Browsing named entities in Rebellion Record: a Diary of American Events: Documents and Narratives, Volume 2. (ed. Frank Moore). You can also browse the collection for Fort Pickens (Florida, United States) or search for Fort Pickens (Florida, United States) in all documents.

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be apportioned to ground of which they already had partial knowledge. Behind Richardson, and near Centreville, Col. Miles was to take up his position in reserve, with his entire First and Second brigades. These included the Eighth (German Rifles) and Twenty-ninth New York regiments, the Garibaldi Guard and the Twenty-fourth Pennsylvania, the Sixteenth, Eighteenth, Thirty-first, and Thirty-second New York regiments, and the Company G (Second Artillery) battery-the one lately brought from Fort Pickens. Thus Richardson could call to his support, if necessary, a reserve of 7,000 men, in addition to the 4,000 with which he was instructed to hold his position, to prevent the enemy from moving on Centreville past our left, but not to make any attack. The centre, on the Warrenton road, commanded by Gen. Tyler, consisted of the First and Second Brigades of the Tyler Division, embracing the First and Second Ohio, and Second New York regiments, under Gen. Schenck, and the Sixty-ninth, Seventy-
onary property in and about them, had been seized, and were held in open hostility to this Government, excepting only Forts Pickens, Taylor, and Jefferson, on and near the Florida coast, and Fort Sumter in Charleston harbor, South Carolina. The forction consummated. This could not be allowed. Starvation was not yet upon the garrison, and ere it would be reached, Fort Pickens might be re-enforced. This last would be a clear indication of policy, and would better enable the country to accept y necessity. An order was at once directed to be sent for the landing of the troops from the steam-ship Brooklyn into Fort Pickens. This order could not go by land, but must take the longer and slower route by sea. The first return news from the orspatched, had only too vague and uncertain rumors to fix attention, had refused to land the troops. To now re-enforce Fort Pickens before a crisis would be reached at Fort Sumter was impossible, rendered so by the near exhaustion of provisions at th
intrusted to his charge, thus even depriving the loyal men under his command of all means of transportation out of the State. A striking and honorable contrast with the recreant conduct of Brigadier-General Twiggs and other traitorous officers has been presented in the heroic and truly self-sacrificing course pursued by Major Robert Anderson and the small and gallant band of officers and men under his command at Fort Sumter, and also by Lieut. Adam J. Slemmer, his officers and men, at Fort Pickens. In referring, with strongest commendation, to the conduct of these brave soldiers, under the trying circumstances which surrounded them, I only echo the unanimous voice of the American people. In this connection it is a pleasurable duty to refer to the very gallant action of Lieut. Roger Jones at Harper's Ferry, and the handsome and successful manner in which he executed the orders of the Government at that important post. The determination of the Government to use its utmost power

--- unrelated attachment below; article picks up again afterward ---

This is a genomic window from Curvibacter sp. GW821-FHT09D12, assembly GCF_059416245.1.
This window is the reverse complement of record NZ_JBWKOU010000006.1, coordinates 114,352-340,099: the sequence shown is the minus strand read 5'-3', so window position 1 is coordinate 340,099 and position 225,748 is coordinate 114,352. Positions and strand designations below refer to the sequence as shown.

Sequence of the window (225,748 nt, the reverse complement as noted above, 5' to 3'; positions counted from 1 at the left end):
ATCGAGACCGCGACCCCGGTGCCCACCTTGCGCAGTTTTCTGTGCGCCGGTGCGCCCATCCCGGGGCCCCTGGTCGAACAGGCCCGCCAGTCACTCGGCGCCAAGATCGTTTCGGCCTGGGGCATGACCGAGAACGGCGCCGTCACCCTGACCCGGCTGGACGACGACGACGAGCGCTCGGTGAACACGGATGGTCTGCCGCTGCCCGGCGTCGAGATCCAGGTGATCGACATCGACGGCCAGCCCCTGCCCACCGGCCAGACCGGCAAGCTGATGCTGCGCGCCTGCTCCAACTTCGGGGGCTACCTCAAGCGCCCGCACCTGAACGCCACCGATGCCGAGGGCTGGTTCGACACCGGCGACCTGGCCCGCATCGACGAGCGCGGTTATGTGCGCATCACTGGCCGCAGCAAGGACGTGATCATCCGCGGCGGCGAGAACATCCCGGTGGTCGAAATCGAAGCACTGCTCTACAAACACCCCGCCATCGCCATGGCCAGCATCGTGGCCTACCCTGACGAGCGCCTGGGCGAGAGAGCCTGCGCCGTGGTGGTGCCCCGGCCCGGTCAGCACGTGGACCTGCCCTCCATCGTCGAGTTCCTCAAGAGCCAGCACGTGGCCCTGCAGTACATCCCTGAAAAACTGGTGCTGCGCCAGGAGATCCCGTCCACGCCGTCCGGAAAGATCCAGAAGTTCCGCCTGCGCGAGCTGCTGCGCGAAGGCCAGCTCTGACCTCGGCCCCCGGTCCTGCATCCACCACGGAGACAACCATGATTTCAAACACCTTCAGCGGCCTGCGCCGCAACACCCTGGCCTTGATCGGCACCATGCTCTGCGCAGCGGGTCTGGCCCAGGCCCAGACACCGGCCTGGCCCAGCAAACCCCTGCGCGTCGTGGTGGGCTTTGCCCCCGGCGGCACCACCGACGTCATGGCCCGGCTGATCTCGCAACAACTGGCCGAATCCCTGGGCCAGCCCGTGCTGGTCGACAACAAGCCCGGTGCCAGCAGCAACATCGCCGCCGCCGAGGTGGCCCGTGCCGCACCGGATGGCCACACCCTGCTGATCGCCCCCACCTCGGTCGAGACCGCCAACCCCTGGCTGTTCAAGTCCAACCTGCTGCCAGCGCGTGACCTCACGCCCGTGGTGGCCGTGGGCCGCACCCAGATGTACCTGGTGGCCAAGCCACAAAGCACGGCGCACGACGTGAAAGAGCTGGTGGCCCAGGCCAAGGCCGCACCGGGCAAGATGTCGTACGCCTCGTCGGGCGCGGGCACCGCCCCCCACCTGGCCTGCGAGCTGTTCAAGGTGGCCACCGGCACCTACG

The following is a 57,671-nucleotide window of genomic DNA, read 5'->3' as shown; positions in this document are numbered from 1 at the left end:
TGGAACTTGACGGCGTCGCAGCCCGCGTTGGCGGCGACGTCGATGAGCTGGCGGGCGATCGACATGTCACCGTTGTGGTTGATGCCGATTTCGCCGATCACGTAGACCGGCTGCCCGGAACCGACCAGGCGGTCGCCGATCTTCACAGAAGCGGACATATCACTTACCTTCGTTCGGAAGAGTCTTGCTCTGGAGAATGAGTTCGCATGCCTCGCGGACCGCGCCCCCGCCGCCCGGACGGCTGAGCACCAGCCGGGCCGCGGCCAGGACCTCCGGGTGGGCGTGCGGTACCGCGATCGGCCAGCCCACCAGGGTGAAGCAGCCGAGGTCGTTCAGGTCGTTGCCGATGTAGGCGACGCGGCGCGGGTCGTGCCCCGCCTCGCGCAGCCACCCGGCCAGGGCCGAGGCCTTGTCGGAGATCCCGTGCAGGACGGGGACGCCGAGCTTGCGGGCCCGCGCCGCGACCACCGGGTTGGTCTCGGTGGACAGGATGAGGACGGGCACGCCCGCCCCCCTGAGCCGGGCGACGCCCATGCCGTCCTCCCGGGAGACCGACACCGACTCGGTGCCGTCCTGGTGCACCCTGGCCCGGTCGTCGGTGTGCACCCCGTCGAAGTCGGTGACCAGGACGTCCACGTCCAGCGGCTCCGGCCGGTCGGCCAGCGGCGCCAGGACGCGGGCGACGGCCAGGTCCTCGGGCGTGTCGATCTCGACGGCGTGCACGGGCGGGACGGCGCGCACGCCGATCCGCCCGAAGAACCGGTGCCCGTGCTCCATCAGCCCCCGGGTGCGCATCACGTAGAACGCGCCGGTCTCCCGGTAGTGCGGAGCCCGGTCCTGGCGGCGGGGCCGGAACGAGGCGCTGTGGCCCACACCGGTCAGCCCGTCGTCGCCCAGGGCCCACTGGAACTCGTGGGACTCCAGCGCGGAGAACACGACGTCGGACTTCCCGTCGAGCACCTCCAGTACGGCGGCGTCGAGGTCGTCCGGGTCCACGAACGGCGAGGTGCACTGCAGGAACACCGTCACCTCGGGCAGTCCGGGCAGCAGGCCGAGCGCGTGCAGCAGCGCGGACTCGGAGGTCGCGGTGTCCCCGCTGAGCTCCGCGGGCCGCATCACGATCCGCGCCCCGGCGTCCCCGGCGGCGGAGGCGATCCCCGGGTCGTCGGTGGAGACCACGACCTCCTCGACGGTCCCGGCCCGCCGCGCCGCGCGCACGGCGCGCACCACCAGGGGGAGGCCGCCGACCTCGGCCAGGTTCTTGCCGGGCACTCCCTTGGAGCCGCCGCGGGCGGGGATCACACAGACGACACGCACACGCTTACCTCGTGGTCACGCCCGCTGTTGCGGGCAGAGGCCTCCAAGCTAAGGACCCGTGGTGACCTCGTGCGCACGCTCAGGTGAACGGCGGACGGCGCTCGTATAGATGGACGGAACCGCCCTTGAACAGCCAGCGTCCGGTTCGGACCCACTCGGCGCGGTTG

front shoulders, and they are now taking particular pains to have their cavalry swords made very sharp. Men are found in the ranks of almost every age from thirteen to sixty, and many of them are crippled or deformed, as they have no rigid inspection, and gladly accept all whose services they can obtain. There is no uniformity in their clothing, and often members of the same company wear suits of different colors. In conversing with troops from the South, he expressed surprise that Fort Pickens had not yet been captured, but they replied that it was now too strong to be taken, except with great loss of life, and there was little probability of its soon falling into their hands. Of the capture of Fortress Monroe the soldiers seemed more sanguine. They said that when they were ready to march against it they would soon find means to force our troops to surrender. Public sentiment in the city of Richmond has recently undergone a very considerable change. Some five or six weeks
eople of the United States. The series of manoeuvres by which this impression was created; the art with which they were devised, and the perfidy with which they were executed, were already known to you, but you could scarcely have supposed that they would be openly avowed, and their success made the subject of boast and self-laudation in an executive message. Fortunately for truth and history, however, the President of the United States details, with minuteness, the attempt to reinforce Fort Pickens, in violation of an armistice of which he confessed to have been informed, but only by rumors, too vague and uncertain to fix the attention of the hostile expedition despatched to supply Fort Sumter, admitted to have been undertaken with the knowledge that its success was impossible. The sending of a notice to the Governor of South Carolina of his intention to use force to accomplish his object, and then quoting from his inaugural address the assurance that there could be no conflict unl